Setting Up Your Home Music Studio – The Beginner and Intermediate Guide

This discussion has a more recent version.
edited November 2022 in Audio/Visual

Written by @TreBouncee

There was a time when, if you wanted to do professional music, you needed a professional studio. And a professional studio isn’t cheap. Nowadays, you can take that professional studio home for a fraction of the cost. So, let’s look at how Micro Center can help you set up a studio to record music. I'll walk you through everything you need to set up a home recording studio, including recommended parts and the best bang-for-your-buck setup for beginners and intermediate recording artists. And, by the end, you’ll have everything you need to create like a professional.

The Beginner Setup

When it comes to home production, one thing is absolutely required: computer hardware. I generally recommend a MacBook or other Apple device, as tools like GarageBand and Logic Pro are exclusive to the Mac environment and make audio work a breeze. But, if you’d like to go with a PC, you won’t need much. An Intel Core i5/AMD Ryzen 5 with 16GB of RAM and a decent-sized SSD will cover your bases (though going above and beyond can help speed up render times and minimize hiccups with your tools).

After your computer, the next step is hardware – the microphones and cables you’ll use to actually record your audio. Micro Center offers a few bundles that work as fantastic entries into the audio recording space and won't break the bank. The Focusrite Scarlett Studio Solo (3rd Generation) USB Audio Interface Kit includes a pre-amp (sometimes called an interface – it’s what will physically connect your equipment to your computer), microphone, monitoring headphones, and XLR cable. For a beginner, this kit gets you everything you need for less than $250. This combination along with a free digital audio workstation like Audacity (we’ll talk about this in a moment) can make for a professional-sounding introduction to the music-making world. There are alternatives like the PreSonus AudioBox 96 Studio Hardware & Software Recording Kit that offer a few extra features, like a second input so a second person can record simultaneously, but if you’re flying solo and just want to get set up, you can’t go wrong with the Focusrite bundle.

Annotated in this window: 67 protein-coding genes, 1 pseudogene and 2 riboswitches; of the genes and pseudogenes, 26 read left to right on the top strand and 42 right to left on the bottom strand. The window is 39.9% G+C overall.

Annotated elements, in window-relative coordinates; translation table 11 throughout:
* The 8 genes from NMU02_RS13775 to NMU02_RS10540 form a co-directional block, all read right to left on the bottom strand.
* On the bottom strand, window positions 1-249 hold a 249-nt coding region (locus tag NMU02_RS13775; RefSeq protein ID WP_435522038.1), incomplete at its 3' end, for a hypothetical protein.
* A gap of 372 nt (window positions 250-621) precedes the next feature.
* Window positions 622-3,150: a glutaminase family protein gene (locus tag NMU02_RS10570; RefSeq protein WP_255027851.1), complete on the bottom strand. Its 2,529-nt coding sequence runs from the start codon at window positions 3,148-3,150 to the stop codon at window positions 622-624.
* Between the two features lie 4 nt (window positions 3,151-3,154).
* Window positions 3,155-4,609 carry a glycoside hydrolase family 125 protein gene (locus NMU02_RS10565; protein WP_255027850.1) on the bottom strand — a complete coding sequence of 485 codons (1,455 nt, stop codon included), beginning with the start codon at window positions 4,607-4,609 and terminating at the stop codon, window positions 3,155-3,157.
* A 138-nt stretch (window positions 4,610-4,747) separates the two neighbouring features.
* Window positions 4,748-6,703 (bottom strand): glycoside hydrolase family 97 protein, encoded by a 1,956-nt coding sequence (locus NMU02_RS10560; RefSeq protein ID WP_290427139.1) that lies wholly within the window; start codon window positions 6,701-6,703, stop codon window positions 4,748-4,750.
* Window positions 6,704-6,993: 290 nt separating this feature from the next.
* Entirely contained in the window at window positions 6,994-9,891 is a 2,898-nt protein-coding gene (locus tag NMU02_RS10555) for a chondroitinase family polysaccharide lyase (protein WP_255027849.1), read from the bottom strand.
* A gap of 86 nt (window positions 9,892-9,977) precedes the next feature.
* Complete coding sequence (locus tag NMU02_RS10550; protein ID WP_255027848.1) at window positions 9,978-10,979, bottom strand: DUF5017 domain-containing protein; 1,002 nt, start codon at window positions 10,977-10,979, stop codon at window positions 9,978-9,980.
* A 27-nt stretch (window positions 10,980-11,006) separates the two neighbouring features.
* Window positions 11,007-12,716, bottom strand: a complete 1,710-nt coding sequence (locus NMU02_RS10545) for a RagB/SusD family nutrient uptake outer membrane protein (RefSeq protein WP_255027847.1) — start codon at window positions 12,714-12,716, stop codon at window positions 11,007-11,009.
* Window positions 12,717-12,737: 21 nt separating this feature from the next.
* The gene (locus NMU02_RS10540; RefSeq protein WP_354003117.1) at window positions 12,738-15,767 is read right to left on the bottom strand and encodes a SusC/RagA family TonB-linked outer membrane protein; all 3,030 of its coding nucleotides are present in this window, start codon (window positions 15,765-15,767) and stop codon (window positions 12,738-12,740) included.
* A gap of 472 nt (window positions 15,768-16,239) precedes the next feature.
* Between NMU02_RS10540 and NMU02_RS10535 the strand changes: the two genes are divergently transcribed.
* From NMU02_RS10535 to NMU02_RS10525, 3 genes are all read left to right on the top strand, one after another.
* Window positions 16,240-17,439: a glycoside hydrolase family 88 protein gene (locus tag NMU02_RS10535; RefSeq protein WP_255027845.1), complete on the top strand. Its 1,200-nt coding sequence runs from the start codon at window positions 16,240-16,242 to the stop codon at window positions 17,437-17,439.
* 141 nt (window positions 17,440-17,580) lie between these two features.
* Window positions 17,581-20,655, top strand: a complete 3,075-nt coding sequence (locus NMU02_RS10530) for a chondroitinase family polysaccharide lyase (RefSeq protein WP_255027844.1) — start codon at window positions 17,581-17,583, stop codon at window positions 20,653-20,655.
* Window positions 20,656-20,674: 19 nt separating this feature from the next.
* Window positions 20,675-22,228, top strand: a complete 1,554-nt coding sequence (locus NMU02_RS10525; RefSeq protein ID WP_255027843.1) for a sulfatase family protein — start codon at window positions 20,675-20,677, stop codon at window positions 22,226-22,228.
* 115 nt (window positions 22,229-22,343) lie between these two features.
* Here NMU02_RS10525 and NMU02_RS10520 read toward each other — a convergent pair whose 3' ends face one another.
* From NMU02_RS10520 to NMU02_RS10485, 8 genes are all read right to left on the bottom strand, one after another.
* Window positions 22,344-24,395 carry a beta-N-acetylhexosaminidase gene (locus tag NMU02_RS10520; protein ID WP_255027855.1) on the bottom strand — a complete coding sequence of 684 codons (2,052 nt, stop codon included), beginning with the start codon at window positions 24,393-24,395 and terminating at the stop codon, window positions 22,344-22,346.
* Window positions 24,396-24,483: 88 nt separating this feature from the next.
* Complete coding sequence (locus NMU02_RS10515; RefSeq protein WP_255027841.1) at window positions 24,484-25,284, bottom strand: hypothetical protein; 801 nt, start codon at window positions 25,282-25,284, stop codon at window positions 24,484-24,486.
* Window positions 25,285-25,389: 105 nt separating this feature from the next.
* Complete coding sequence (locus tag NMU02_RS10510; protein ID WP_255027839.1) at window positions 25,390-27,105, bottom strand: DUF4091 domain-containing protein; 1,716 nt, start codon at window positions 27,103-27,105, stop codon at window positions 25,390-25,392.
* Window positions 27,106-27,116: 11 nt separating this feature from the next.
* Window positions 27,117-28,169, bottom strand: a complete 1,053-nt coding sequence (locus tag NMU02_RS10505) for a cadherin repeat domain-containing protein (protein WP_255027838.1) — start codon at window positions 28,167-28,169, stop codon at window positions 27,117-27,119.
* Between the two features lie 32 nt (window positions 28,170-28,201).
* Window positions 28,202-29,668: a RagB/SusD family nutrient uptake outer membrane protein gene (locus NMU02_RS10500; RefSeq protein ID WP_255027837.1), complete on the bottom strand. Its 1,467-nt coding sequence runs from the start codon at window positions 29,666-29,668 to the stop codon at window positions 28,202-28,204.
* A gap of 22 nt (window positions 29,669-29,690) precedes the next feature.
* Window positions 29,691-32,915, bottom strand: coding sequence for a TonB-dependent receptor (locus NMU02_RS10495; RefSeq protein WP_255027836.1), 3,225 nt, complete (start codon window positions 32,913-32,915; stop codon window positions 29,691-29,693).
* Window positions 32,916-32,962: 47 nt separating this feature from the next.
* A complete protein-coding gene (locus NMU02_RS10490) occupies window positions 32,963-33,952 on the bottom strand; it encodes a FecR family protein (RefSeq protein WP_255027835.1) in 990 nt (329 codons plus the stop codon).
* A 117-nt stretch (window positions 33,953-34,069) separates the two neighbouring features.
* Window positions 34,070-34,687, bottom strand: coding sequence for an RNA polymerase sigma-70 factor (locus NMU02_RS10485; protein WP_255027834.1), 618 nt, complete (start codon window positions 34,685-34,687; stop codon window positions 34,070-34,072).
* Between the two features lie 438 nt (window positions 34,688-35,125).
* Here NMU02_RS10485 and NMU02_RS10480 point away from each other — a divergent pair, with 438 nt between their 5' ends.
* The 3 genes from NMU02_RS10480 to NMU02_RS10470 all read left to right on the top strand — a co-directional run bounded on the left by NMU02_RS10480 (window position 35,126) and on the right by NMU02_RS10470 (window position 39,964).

Once you’ve got your hardware up and running, you’ll need what’s called a “digital audio workstation” commonly referred to as a “DAW.” This is where you’ll do all your audio recording and editing. While I normally recommend more advanced applications like Logic Pro X or Protools, I believe those could be daunting for a beginner (though they’re good to keep in mind for when you’re ready to take your music production to the next level). For someone just starting out, I think free alternatives such as Audacity and GarageBand are not only intuitive but can act as a guide to the more advanced software later on.

And that’s really all you need to start creating your own music! There is, of course, a lot of room to grow, and sooner or later you’ll start looking at newer and higher-end equipment. When that happens, you’re ready for the Intermediate Setup

The Intermediate Setup

The intermediate user has been around the block a bit, and has at least a few months of DAW and recording knowledge under their belt. Generally speaking, they also probably have a lot of the basic gear already ready to go. So, with that in mind, this section is full of recommendations that are a bit more advanced and might scare away folks who would otherwise try and jump into the deep end first.

Let’s kick things off with the major equipment upgrades, as there’s a definite – but necessary – jump from beginner to intermediate. Your interface is an integral piece in your setup and for the intermediate, I believe the Focusrite Scarlett 4i4 (3rd Gen) USB Audio Interface is a fantastic option. The Scarlett 4i4 interface gives you four inputs for microphones and/or instruments. That level of versatility can be incredibly useful for an intermediate user.